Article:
No team in baseball is hotter offensively than the Colorado Rockies. They lead all teams with 319 runs since May 1, and their non-pitchers have the highest batting average (.293) and on-base percentage (.354) during that time. Their .501 slugging percentage is four points behind the Twins for the MLB lead.
Superstars Nolan Arenado and Charlie Blackmon have led the way at the plate, predictably, plus David Dahl has been a force as well. Also a big contributor: Ian Desmond. Desmond was one of the least productive players in baseball the last two seasons (minus-1.8 WAR), but now he’s having a strong year at the plate, hitting .279/.339/.524 with 20 doubles and 11 homers.
Coors Field is of course contributing to Desmond’s success to some degree. He is a .315/.376/.577 hitter at home this season compared to .246/.303/.475 on the road. Just last year Desmond hit .239/.319/.404 at home though, and he slugged .430 on the road from 2017-18. His overall production is up this year.
For Desmond, the name of the game is getting the ball airborne. From 2017-18, his 62.3 percent ground ball rate was far and away the highest among the 210 players with at least 800 plate appearances. Eric Hosmer was a distant second at 57.9 percent. The gap between No. 1 and No. 2 was the same as the gap between No. 2 and No. 8.
This year Desmond is sporting a 45.2 percent ground ball rate, which is not spectacularly low, but is a heck of a lot better than 60-something-percent like the last two years. His 16.8 percentage point drop in ground ball rate from 2018 to 2019 is the largest in baseball. Gary Sanchez is the only other player to lower his grounder rate at least 13 points this year.
Not surprisingly, there is a swing change behind Desmond’s newfound ability to avoid ground balls. Here’s what he told Patrick Saunders of the Denver Post in April:
“I worked my contact point too far back, and I started sitting back a little too much,” he said, noting that he’s worked hard to change his swing path in an effort to drive the ball into Coors’ big gaps. “I want to get back to being more natural and just hitting the ball; just making good contact.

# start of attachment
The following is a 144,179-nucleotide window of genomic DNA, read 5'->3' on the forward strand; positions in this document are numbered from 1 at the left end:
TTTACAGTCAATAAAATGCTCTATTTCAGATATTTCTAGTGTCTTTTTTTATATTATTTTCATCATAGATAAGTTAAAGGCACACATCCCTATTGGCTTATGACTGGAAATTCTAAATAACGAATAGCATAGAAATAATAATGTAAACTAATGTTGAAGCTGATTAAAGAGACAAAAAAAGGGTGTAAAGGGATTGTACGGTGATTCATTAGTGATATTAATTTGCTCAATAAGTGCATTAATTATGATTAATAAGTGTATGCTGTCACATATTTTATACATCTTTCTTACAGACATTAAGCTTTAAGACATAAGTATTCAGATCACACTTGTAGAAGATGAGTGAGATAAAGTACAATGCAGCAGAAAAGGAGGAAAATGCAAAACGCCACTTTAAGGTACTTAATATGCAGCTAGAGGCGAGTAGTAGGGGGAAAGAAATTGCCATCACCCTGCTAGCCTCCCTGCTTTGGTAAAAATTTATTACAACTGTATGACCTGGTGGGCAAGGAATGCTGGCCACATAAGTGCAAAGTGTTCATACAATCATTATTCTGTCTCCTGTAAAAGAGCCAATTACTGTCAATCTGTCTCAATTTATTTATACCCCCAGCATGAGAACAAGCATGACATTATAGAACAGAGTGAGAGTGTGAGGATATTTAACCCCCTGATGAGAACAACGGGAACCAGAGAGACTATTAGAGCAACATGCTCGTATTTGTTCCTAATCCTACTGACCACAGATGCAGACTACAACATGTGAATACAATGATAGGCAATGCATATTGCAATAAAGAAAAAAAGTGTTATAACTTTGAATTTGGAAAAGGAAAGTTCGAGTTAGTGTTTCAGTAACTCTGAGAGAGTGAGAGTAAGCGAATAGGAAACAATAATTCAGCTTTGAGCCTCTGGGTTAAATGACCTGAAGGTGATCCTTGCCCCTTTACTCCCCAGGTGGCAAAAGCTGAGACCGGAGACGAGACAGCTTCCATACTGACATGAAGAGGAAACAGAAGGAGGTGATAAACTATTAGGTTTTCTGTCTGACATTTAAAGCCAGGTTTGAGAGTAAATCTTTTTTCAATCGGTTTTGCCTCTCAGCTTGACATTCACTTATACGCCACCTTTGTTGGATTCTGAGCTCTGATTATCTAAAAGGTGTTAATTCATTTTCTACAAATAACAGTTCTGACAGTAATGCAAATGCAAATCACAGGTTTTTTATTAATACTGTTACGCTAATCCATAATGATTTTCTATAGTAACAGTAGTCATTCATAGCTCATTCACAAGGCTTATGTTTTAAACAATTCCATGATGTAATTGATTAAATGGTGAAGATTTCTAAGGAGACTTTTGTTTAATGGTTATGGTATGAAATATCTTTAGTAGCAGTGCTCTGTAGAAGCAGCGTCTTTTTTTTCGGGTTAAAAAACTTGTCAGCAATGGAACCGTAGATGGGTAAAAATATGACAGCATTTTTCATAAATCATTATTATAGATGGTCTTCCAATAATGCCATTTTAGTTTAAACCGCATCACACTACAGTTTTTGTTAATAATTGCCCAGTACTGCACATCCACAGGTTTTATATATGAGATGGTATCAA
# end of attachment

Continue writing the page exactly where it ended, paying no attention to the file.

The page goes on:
“Hitting the ball hard hasn’t been an issue. I generally have a pretty decent exit velocity. It’s about meeting the ball a little farther out in front and being in the driver’s seat.”
Desmond’s average exit velocity has jumped from 89.9 mph last year to 92.1 mph this year — 92.1 mph puts him in the 92nd percentile league-wide — so he’s hitting the ball harder and he’s hitting the ball in the air more often. Hard-hit balls in the air are a wonderful recipe for success. Desmond’s rebound at the plate isn’t a fluke. The process behind it is sound.
Even with the increased offensive production, Desmond remains a flawed player because he strikes out a good deal and is prone to mistakes in the field. At least now he’s contributing on offense though. He was a black hole his first two years with the Rockies. Desmond’s five-year, $70 million contract is a sunk cost. Colorado owes him that no matter what. At least now he is giving them some production, and maybe his new swing can help salvage that contract.